Once I establish ang average mpg for my commute I can try doing it within and without AC but I tend to run random errands which messes up the test.
     
  6. Danny Hamilton

    Danny Hamilton Active Member

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    Yes, there is, but it isn't directly controllable by the user. The A/C compressor is a variable speed compressor. The climate control system modulates the speed of the compressor based on the outside temp, inside temp, humidity, and solar input as measured by a sensor under the windshield.
     
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  7. Danny Hamilton

    Danny Hamilton Active Member

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    72 mpg at 65 mph for 1 hour
    65 mph X 1 hour = 65 miles
    65 miles / 72 mpg = 0.903 gallons

    62 mpg at 65 mph for 1 hour
    65 mph X 1 hour = 65 miles
    65 miles / 62 mpg = 1.048 gallons

    1.048 gallons - 0.903 gallons = 0.145 gallons per hour for A/C

    This 0.145 gal/hour is in line with the numbers I'm seeing from most of these "A/C effects my MPG" threads. Some a bit higher, some a bit lower, depending on various variables such as starting interior temp, cloud cover, outdoor temp, A/C set temp, humidity, and instantaneous vs trip average vs tank average vs multi-tank average.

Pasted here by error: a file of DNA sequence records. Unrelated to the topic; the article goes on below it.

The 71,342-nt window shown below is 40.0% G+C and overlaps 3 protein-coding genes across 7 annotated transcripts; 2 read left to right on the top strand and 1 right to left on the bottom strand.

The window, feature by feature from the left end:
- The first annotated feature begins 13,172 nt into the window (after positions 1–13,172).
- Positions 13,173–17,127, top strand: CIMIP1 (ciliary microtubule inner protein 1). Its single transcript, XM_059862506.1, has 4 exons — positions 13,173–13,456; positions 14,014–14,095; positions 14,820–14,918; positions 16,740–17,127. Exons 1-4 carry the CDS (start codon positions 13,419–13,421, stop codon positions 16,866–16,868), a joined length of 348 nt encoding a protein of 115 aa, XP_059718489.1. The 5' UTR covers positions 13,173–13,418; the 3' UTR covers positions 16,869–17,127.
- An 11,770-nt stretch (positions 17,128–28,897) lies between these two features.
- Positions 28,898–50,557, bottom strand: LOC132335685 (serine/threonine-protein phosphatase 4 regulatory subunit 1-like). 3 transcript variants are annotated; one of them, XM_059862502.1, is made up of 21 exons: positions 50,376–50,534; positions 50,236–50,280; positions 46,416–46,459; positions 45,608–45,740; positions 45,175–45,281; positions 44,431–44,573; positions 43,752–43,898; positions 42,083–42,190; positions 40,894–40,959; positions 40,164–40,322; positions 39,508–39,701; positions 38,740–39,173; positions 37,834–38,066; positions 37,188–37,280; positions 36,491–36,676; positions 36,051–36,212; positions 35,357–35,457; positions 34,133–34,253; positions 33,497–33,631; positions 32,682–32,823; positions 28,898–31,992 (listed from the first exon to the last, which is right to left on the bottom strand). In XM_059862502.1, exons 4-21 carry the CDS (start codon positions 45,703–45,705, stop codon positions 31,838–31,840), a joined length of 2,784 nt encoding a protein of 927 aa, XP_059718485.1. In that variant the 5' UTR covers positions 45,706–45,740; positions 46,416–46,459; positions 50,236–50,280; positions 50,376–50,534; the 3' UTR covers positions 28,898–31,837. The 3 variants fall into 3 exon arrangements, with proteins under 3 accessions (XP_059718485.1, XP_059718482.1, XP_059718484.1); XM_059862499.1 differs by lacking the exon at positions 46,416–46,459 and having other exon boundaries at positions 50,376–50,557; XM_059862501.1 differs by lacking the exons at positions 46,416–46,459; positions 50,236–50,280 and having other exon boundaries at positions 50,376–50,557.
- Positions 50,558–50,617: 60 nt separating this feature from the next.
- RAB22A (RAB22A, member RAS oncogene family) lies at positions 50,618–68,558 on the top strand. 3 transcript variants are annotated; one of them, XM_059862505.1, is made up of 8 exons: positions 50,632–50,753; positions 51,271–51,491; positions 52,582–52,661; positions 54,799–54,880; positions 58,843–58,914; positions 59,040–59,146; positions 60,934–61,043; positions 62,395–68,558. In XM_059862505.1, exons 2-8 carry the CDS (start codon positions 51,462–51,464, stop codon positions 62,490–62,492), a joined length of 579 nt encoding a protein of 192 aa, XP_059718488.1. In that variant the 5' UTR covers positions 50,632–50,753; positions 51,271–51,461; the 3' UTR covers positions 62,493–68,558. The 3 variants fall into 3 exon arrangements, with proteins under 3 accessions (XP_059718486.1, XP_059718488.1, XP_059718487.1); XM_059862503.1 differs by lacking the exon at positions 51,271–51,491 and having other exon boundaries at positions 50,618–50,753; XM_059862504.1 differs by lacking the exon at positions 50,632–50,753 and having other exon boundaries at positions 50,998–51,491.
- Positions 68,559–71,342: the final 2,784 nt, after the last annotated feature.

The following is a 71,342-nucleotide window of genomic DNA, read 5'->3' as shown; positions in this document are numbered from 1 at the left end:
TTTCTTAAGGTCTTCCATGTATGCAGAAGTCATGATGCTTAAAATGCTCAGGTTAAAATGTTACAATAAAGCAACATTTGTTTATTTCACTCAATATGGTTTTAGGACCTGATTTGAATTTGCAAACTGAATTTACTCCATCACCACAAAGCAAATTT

8. seilerts

    seilerts Battery Curmudgeon

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    It is the compressor that sucks the life out of the system, at least initially running on high, when it draws several amps at >200V from the traction battery via the inverter. After a few minutes, it will drop down to a lower speed. The fan is 12V so it can't do much worse than a couple hundred W.

    Cycling the compressor on and off during a trip is probably going to lead to higher energy consumption, since the compressor will only ever be running on high.
     
  9. bisco

    bisco cookie crumbler

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    what about when you run it manually instead of automatic? i have been testing this myself for the past week. with 200 miles on the tank i was averaging 60mpg. if i do my commute (7 miles one way) with a/c on, it drops to 59. if i do it with a/c off, it stays at 60 or goes back to 60 from 59.